In Gwinnett County, Plan To Close Three-Year-Old Branch Generates Uproar
Library board, charged with lack of transparency, will revisit decision next month
Norman Oder -- Library Journal, 08/14/2009
- Decision made without advance notice
- Library faces nearly 10% cut in local support
- Board will consider sharing the burden
Major protests are causing the board of the Gwinnett County Public Library (GCPL), Lawrenceville, GA, to reconsider its surprise decision to close the three-year-old Dacula branch and transfer its staff, collection, and funding to a newly-constructed branch in the same area of the county. The board will revisit the decision next month and consider plans to reduce services systemwide without closing any of the 14 branches. GCPL, named LJ's 2000 Library of the Year, faces a nine to ten percent budget cut.
Beyond the expected response from the affected community—a Save Dacula Library Facebook group gained more than 1700 members in less than four days—the decision also prompted protests that GCPL failed to alert board members or the public that such a closing was under consideration. Some residents are inquiring whether sunshine laws were violated.
While library officials say they are making tough decisions in a time of limited resources, the decision, to some, reflected tensions within the county. The Dacula branch is in the district of a county commissioner who has long been in conflict with the chair of the commission; in the Gwinnett Daily Post, he charged that the planned closing was retribution for his decision to support a gubernatorial candidate other than the stepson of Board Chair Phyllis Oxendine. In turn, Oxendine called that “ludicrous.”
At a meeting August 11, the board voted 3-1 to close the library, with board member Philip Saxton calling the decision “shameful.” In a letter to the county commissioners, Dacula mayor Jimmy Wilbanks protested that the decision was made without public participation; he tweeted, “Stupid politics, Stupid, Stupid.” The Dacula Business Association plans a rally on August 18 at noon.
Library director Nancy Stanbery-Kellam yesterday posted an explanation and justification of the board’s action. She pointed to a July 7 letter in which the library had been “forced to make some drastic decisions,” including cutting hours, staff, programming, materials (by eight percent), and security guards. The annual Gwinnett Reading Festival was suspended until further notice.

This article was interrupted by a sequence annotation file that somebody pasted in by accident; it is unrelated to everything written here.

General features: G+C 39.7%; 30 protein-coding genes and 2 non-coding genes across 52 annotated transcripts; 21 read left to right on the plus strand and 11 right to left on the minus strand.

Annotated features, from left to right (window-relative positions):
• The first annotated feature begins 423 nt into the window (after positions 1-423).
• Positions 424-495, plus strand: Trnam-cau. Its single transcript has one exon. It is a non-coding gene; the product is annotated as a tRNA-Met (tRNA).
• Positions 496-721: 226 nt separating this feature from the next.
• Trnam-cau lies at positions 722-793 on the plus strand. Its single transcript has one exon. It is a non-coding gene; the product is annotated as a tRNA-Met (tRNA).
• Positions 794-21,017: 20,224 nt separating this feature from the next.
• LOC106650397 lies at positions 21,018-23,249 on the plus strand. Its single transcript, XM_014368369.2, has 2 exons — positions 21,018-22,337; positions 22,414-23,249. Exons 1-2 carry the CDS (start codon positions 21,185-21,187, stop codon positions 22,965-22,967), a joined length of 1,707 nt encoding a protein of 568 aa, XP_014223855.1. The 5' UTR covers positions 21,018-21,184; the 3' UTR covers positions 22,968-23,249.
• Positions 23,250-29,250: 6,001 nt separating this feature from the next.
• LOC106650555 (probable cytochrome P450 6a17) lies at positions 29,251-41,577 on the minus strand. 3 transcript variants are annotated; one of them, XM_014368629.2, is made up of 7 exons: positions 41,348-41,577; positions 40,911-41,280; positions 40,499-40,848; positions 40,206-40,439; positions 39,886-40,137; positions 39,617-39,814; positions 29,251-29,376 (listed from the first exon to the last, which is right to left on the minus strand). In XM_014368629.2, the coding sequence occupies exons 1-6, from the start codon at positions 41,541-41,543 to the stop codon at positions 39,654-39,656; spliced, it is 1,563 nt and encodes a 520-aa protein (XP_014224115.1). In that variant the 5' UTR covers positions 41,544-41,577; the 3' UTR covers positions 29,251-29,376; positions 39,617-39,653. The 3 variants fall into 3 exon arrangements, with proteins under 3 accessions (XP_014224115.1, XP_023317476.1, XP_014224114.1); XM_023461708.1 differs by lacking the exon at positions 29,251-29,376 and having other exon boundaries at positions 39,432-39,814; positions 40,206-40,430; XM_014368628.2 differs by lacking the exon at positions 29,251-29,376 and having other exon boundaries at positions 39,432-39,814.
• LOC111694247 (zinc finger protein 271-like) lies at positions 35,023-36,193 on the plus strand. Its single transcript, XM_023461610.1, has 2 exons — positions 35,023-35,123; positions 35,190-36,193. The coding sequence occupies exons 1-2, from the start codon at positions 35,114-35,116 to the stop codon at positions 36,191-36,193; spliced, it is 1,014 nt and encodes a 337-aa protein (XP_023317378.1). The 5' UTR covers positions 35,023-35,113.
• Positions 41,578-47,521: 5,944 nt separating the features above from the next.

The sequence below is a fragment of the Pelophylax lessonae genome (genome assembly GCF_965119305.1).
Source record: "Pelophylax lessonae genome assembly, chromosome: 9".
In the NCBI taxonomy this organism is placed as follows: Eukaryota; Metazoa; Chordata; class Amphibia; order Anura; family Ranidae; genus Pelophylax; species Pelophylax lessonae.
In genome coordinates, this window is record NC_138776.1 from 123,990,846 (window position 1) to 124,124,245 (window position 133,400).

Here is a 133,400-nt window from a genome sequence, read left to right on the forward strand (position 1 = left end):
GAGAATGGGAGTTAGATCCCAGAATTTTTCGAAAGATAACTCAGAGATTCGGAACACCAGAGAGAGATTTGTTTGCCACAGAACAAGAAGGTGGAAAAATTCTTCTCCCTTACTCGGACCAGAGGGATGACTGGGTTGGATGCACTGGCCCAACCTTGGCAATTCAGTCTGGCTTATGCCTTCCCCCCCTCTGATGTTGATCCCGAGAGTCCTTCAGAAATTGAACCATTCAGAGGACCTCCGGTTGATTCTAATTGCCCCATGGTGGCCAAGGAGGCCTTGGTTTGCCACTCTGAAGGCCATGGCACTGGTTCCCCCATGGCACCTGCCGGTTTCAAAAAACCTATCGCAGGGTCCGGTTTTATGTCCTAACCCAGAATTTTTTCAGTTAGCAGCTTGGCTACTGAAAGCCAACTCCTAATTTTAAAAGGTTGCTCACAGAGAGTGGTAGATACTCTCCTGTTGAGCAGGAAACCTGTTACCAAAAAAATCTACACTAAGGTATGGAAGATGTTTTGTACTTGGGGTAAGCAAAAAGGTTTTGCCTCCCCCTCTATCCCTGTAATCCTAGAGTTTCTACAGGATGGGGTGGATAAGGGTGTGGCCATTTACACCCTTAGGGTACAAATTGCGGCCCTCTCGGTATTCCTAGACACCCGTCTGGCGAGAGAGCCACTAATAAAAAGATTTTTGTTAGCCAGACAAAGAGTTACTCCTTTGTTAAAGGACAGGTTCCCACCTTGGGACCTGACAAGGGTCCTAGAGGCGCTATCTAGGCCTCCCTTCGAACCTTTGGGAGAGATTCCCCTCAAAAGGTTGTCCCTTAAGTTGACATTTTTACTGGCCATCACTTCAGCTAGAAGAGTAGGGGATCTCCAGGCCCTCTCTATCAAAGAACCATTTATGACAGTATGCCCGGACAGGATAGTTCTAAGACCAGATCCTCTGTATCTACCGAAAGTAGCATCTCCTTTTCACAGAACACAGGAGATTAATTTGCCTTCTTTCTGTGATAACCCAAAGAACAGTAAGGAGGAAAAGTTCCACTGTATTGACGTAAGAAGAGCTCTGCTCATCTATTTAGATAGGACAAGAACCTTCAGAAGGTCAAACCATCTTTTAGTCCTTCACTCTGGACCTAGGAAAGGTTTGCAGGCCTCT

With more reductions in county support expected in January, GCPL will have to make further cuts. And with the county’s decision to withhold $1.4 million to operate the new Hamilton Mill Branch, GCPL decided not to wait for a county budget restoration, given that a $2 million state grant could be jeopardized “if the building is not fully operational within a designated time frame.” Hamilton Mill, expected to cost $7.4 million and to open in December, would be GCPL’s first “green” branch, with the Silver Leadership in Energy and Environment Design (LEED) certification anticipated.
The 20,000 square foot Dacula Branch, Stanbery-Kellam wrote, is the same size as Hamilton Mill and thus the only one in that part of the service area with the same amount of staff. While another branch, Buford, is also seven miles from Hamilton Mill (rendering at right), it’s half the size. By switching Dacula’s collection to Hamilton Mill, GCPL would save on an opening day collection as well. Dacula could be used for storage of retrospective fiction, among other things, she wrote.
An article in the Gwinnett Daily Post generated dozens of comments. One reader suggested that Dacula was chosen “because of the unruly kids that invade it after school closes every day.” Others called it political payback.
Stanbery-Kellam told LJ that, in January, after Gwinnett County adopts its calendar year 2010 budget—the library’s on a July 1–June 30 fiscal year—GCPL may have to close two branches to regular service and use them for computers and the pickup of holds. In fact, GCPL will have to ask the state for a waiver of the “maintenance of effort” requirement regarding local funding, thus allowing it to collect $1.5 million in crucial state funds.
Have any other libraries closed recently-opened branches? Stanbery-Kellam told LJ she didn’t know of any, but she had heard about newly-completed buildings that couldn’t be staffed. “We are living in an economy where lots of people are doing things they never want to do,” she said.
Board member Saxton told LJ, “I don’t believe we should be closing libraries, in these tough economic times.” He suggested raising revenue by increasing late fees, charging out-of-county residents more for cards, and charging for DVDs and even computer usage.
He also has suggested automatically charging adult, employed residents for library cards, though to LJ he amended that to a requests for annual voluntary payments. “In addition, we should be looking at flexible hours,” he said. “It is far better to keep all the libraries open, even if only three or four days a week, than to close libraries.”
Stanbery-Kellam said that GCPL would not consider requiring residents to pay for service, but would consider new fees and increased fundraising. She also saw something of a silver lining. Over the past year, she said, people have been reminded of the importance of public libraries. “But if the money’s not there, it’s not there,” she said. “We’re the victims of our own success.”
Saxton agreed: “Literally thousands of people have spoken out in favor of supporting our library system.”